Alison Saar ’78
Weight, at first glance, appears to be a young girl playing on a swing, until one realizes that the child is stripped bare. Her swing is attached to a broken branch that hangs from a vintage cotton scale. Her weight is counterbalanced with a coal scuttle “cornucopia” of tools of domestic labor—a flat iron, a cast-iron skillet, a washboard, and other objects—bound together with baling wire and tar. She is being equated with a future of menial labor: char women, nannies, maids, and cooks. I made this piece after witnessing, firsthand, many talented young girls of color in high school who, despite getting accepted into good colleges and receiving scholarships, found themselves unable to close the gap in the cost of going on to college and often ended up following the minimal-wage career paths of their parents as domestic laborers.
Pae White ’85
This piece is from a new body of work in which I am exploring the tradition of the still life but also materiality and viscerality. The pieces are 3-D prints using colored sandstone. The data of the forms were obtained from a library of dimensional clip art whose purpose is to supply video games and animations—essentially online worlds—with forms. These files are not intended to be brought forward in a dimensional way into our world because the flaws and irregularities will be scrutinized, whereas the world of digital fiction is much more forgiving. Breathing life into this data reveals forms that are familiar but quite sickly, which I find quite interesting.
Jane Park Wells ’93
Talchum is a diptych, painted in acrylic paint and paper collage using newspaper clippings, that depicts women’s faces culled from Korean newspaper ads. Talchum means “a mask dance” in Korean. On this Talchum, I played with my interest in rhythm and movement from traditional Korean music and dance. It represents a celebration of the much-needed improvements in the status of women in what had been a repressive Korean culture. My mother’s generation could never have dreamed of the changes that have occurred. It is a tribute to my mother, whose many talents were not allowed to flourish in her generation.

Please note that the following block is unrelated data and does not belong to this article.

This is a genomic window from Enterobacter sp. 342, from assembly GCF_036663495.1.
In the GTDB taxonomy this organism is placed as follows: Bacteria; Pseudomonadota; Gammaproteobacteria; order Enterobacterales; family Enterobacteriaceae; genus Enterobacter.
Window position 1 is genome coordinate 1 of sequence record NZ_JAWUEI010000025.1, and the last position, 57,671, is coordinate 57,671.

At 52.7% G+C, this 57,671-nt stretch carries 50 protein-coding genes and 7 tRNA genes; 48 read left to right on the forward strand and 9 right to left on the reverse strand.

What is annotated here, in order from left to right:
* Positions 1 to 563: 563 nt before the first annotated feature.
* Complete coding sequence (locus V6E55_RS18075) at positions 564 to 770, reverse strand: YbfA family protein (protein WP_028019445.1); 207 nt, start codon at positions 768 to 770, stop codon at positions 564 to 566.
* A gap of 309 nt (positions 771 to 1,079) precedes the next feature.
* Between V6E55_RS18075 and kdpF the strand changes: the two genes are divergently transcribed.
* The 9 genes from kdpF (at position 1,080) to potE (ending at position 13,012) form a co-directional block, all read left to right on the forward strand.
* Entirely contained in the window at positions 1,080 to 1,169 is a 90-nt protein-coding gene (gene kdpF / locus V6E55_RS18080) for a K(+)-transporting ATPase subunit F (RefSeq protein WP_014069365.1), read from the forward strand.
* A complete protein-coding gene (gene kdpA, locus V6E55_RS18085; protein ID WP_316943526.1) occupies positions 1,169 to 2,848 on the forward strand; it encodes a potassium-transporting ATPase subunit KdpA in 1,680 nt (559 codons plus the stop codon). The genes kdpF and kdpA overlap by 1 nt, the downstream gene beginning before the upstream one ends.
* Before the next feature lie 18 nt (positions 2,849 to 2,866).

Sita Kuratomi Bhaumik ’02
In the fall of 2016, just before the election, I built a border wall made entirely of piÃ±atas. Estamos contra el muro | We are against the wall was a joyous political critique, something that brought together an unlikely group of artists, chefs, DJs, piÃ±ata makers, activists, and graffiti artists to symbolically construct—and destroy—a border wall. In creating the wall, we also created a community connected by our stories of migration, brutal displacement, and resilience. On the evening of the destruction, I witnessed intense joy and anger. Above all, in our coming together, I felt hope and possibility.
Christina McPhee ’76
This work is from a series of collage paintings that perform a remote landscape-mapping process that looks for exceptions across grids of exploding vectors and shards. Seven-year-old mountain lion P-22 ranges through Griffith Park, an oasis in Los Angeles’s urban density.
Mapping a way out—or a lack of ways—to ranges west and north, this collage integrates far-flung data points on big cats trapped in struggling ecosystems on the Iberian Peninsula with floor plans of the Griffith Observatory and climate-change drought visualizations. The plight of the wild translates to legend or an absurd aerial guide.
Elizabeth Turk ’83
This work surprised me. I thought it would break when I placed it in the ocean. I braced for the moment of “letting go,” when I would record its destruction. All that carving (over several years) had made my emotional attachment overwhelming. It was crazy to carve to this extreme, so slow. It was a kind of dedicated focus that took over too much of my life. The idea of forcing myself to witness its end was somehow liberating. Then, it didn’t break. And I was relieved. Magically, the matrix was stronger than I had imagined. So, I made another and another.
Angela de Mott ’71
After graduating from Scripps, I pursued painting and printmaking for four years in Europe. I then moved to the Los Angeles area, where I still live. After 20 years as a painter, I sought a multidimensional medium and turned to ceramics. Drawn to its Japanese aesthetic, I embraced Raku firing, making thin, asymmetrical vessels. Later, I explored luster firing as an artist in residence at the Beatrice Wood Center for the Arts in Ojai, California. In Memoriam is dedicated to my cousin, Lois Love Brown ’34. She encouraged me to choose Scripps and was my mentor, sharing her vision of beauty and her appreciation for Japanese aesthetics. This piece came together after I saw a show of David Hockney’s Yorkshire paintings. Taken by Hockney’s exuberant color and sense of abandon, I returned to my studio and glazed this piece. The result represents the integration of my years of painting with my ceramic form.